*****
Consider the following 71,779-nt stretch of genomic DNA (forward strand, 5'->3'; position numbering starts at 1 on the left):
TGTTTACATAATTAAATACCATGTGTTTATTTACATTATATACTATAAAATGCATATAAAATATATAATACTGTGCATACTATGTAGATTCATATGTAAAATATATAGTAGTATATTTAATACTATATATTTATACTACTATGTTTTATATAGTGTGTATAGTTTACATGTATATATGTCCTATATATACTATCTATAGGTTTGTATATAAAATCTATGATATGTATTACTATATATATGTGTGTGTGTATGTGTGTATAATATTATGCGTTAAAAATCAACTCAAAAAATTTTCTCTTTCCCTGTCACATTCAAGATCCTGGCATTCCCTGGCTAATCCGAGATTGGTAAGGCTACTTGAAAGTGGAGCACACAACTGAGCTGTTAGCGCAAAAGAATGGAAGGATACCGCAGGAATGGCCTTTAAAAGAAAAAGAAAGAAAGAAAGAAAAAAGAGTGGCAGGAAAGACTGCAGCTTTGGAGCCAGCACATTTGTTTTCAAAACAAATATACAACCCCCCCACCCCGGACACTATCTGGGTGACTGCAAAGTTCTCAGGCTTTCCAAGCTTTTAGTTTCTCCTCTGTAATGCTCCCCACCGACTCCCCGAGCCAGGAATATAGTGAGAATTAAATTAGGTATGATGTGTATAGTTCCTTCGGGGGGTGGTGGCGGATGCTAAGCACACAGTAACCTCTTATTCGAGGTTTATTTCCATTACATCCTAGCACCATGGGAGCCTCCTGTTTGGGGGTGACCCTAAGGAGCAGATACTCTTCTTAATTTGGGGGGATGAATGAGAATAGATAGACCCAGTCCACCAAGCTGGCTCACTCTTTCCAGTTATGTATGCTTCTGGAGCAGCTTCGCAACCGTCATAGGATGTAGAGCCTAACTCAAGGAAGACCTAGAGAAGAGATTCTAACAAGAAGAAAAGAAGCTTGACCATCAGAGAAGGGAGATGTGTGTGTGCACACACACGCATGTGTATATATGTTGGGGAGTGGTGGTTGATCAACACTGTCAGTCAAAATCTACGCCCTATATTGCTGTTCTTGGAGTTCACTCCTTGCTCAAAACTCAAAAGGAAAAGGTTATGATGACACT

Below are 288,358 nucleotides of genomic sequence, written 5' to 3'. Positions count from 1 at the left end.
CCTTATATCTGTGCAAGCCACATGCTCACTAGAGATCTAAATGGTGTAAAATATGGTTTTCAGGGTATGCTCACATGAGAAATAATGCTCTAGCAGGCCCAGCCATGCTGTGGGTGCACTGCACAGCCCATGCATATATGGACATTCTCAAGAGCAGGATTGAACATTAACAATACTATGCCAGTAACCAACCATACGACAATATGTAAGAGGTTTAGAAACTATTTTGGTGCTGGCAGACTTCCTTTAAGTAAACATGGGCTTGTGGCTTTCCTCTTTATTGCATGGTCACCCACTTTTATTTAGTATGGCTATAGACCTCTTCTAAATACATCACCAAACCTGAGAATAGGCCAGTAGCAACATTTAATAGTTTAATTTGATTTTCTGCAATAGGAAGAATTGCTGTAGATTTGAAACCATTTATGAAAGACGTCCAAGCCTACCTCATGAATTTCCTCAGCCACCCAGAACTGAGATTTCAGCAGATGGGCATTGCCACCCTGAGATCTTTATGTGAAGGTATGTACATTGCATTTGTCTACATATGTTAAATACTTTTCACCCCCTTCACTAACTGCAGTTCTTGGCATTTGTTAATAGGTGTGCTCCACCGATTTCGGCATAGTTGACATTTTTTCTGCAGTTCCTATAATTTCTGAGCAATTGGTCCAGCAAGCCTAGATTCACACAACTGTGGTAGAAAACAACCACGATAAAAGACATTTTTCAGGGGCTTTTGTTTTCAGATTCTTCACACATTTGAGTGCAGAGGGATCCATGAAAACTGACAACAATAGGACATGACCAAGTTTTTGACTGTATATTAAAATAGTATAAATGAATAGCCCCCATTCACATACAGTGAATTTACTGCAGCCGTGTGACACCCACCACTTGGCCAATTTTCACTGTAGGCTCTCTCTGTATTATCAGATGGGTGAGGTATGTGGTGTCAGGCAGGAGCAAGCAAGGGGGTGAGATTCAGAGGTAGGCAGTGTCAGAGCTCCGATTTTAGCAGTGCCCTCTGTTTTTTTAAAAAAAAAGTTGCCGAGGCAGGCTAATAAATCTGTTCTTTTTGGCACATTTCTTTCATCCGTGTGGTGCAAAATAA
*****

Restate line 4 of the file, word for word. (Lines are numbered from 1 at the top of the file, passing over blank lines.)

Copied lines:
CCTTATATCTGTGCAAGCCACATGCTCACTAGAGATCTAAATGGTGTAAAATATGGTTTTCAGGGTATGCTCACATGAGAAATAATGCTCTAGCAGGCCCAGCCATGCTGTGGGTGCACTGCACAGCCCATGCATATATGGACATTCTCAAGAGCAGGATTGAACATTAACAATACTATGCCAGTAACCAACCATACGACAATATGTAAGAGGTTTAGAAACTATTTTGGTGCTGGCAGACTTCCTTTAAGTAAACATGGGCTTGTGGCTTTCCTCTTTATTGCATGGTCACCCACTTTTATTTAGTATGGCTATAGACCTCTTCTAAATACATCACCAAACCTGAGAATAGGCCAGTAGCAACATTTAATAGTTTAATTTGATTTTCTGCAATAGGAAGAATTGCTGTAGATTTGAAACCATTTATGAAAGACGTCCAAGCCTACCTCATGAATTTCCTCAGCCACCCAGAACTGAGATTTCAGCAGATGGGCATTGCCACCCTGAGATCTTTATGTGAAGGTATGTACATTGCATTTGTCTACATATGTTAAATACTTTTCACCCCCTTCACTAACTGCAGTTCTTGGCATTTGTTAATAGGTGTGCTCCACCGATTTCGGCATAGTTGACATTTTTTCTGCAGTTCCTATAATTTCTGAGCAATTGGTCCAGCAAGCCTAGATTCACACAACTGTGGTAGAAAACAACCACGATAAAAGACATTTTTCAGGGGCTTTTGTTTTCAGATTCTTCACACATTTGAGTGCAGAGGGATCCATGAAAACTGACAACAATAGGACATGACCAAGTTTTTGACTGTATATTAAAATAGTATAAATGAATAGCCCCCATTCACATACAGTGAATTTACTGCAGCCGTGTGACACCCACCACTTGGCCAATTTTCACTGTAGGCTCTCTCTGTATTATCAGATGGGTGAGGTATGTGGTGTCAGGCAGGAGCAAGCAAGGGGGTGAGATTCAGAGGTAGGCAGTGTCAGAGCTCCGATTTTAGCAGTGCCCTCTGTTTTTTTAAAAAAAAAGTTGCCGAGGCAGGCTAATAAATCTGTTCTTTTTGGCACATTTCTTTCATCCGTGTGGTGCAAAATAA